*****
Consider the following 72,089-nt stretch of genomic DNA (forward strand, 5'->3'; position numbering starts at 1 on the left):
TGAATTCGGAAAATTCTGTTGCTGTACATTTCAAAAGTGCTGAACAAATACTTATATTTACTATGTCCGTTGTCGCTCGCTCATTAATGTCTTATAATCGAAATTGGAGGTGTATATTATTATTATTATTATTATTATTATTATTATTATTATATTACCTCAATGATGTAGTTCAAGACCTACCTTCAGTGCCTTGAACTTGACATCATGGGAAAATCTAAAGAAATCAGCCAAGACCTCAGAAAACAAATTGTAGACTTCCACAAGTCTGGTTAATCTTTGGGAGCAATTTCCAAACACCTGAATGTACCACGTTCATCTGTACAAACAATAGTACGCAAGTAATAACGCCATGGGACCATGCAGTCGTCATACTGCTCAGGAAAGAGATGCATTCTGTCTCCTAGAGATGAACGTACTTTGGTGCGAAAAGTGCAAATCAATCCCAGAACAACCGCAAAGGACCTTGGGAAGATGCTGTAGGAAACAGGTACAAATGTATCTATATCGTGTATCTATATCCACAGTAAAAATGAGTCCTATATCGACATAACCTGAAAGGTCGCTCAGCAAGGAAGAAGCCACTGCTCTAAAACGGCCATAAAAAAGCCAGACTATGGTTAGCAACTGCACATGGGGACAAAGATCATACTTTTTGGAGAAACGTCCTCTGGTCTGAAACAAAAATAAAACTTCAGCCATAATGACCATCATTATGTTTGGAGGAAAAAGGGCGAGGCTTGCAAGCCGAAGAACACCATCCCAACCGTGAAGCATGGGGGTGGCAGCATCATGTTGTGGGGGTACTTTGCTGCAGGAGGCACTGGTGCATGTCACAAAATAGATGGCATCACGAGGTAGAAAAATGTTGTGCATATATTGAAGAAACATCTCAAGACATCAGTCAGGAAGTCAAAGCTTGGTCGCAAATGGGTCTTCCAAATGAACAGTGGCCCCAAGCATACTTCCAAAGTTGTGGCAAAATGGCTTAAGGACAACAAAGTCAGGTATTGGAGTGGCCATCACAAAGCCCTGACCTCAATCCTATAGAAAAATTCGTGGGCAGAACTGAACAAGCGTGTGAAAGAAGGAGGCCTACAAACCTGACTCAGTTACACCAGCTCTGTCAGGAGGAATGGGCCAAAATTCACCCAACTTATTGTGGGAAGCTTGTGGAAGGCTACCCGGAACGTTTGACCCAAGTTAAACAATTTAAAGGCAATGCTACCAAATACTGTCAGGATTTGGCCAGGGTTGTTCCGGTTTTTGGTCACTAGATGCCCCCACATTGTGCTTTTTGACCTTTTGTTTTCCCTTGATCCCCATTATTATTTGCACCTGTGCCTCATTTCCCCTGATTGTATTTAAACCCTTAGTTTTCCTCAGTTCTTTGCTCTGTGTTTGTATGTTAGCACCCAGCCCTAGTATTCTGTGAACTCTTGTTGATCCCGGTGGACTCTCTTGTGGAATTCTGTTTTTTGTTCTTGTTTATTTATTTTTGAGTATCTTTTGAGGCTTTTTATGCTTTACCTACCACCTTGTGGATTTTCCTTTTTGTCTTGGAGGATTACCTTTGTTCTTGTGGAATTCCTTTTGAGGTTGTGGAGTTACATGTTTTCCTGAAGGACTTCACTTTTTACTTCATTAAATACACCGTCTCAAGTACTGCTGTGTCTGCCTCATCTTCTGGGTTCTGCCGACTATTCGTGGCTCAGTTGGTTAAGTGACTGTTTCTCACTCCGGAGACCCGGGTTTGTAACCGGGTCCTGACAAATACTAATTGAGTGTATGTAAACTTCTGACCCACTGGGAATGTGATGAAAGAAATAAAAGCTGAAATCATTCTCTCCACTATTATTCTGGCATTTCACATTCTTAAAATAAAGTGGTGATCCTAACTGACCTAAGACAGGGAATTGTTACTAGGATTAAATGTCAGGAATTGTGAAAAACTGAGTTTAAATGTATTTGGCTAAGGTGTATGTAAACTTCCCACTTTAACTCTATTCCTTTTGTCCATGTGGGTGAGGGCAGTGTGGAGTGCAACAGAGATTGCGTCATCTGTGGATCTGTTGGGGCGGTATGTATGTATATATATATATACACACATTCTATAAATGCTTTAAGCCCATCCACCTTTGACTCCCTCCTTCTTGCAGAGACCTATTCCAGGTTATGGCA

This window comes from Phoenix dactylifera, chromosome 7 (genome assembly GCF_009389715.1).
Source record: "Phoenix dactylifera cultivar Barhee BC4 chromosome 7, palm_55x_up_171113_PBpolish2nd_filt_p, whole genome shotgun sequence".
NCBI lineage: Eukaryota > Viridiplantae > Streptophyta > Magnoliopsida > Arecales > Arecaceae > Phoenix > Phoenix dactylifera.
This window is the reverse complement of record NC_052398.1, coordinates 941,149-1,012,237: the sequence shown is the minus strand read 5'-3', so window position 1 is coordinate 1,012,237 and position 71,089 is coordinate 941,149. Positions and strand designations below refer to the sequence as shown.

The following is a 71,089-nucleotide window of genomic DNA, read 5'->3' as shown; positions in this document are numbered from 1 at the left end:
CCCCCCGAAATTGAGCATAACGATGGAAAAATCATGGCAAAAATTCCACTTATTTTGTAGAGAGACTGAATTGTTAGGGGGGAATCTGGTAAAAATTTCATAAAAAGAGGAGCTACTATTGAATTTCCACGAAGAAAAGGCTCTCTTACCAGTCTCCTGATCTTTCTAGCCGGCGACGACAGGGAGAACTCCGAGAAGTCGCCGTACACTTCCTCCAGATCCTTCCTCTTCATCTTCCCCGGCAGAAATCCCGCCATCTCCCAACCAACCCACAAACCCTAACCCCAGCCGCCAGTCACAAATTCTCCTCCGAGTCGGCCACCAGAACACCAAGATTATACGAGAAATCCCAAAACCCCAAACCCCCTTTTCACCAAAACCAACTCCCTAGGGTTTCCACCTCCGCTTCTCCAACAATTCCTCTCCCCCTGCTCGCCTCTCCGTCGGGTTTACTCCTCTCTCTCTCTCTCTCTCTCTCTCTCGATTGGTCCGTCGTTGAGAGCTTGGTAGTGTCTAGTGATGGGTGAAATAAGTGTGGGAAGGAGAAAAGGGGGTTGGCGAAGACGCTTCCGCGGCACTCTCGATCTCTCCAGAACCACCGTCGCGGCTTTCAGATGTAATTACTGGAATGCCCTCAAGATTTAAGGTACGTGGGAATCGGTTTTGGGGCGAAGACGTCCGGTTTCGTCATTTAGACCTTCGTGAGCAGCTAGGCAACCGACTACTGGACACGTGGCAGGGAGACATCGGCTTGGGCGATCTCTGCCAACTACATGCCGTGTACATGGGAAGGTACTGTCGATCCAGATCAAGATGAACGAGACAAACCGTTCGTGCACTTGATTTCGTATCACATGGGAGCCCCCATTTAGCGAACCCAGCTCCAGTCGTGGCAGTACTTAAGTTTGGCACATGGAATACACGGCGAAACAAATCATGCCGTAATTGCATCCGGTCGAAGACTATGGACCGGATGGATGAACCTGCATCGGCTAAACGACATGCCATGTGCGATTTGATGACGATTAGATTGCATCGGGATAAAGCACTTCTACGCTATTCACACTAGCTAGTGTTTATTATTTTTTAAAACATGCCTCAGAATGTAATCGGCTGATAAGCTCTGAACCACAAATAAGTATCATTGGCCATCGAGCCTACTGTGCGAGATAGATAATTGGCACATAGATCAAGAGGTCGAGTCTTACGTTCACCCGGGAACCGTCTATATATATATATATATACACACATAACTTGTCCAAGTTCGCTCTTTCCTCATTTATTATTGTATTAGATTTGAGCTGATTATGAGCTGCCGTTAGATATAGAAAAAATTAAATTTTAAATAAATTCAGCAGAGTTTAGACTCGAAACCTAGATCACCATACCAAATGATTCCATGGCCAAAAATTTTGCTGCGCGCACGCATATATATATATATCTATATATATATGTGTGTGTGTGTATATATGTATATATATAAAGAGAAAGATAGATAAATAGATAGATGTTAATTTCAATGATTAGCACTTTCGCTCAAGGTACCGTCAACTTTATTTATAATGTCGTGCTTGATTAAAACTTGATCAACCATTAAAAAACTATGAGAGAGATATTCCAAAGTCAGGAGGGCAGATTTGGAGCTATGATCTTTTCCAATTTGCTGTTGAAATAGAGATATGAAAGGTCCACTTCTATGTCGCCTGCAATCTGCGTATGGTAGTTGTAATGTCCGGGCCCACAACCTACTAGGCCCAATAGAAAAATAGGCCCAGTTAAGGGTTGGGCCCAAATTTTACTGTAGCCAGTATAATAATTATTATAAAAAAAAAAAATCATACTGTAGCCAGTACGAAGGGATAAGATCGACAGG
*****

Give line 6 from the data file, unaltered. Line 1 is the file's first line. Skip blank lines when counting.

This window is the reverse complement of record NC_052398.1, coordinates 941,149-1,012,237: the sequence shown is the minus strand read 5'-3', so window position 1 is coordinate 1,012,237 and position 71,089 is coordinate 941,149. Positions and strand designations below refer to the sequence as shown.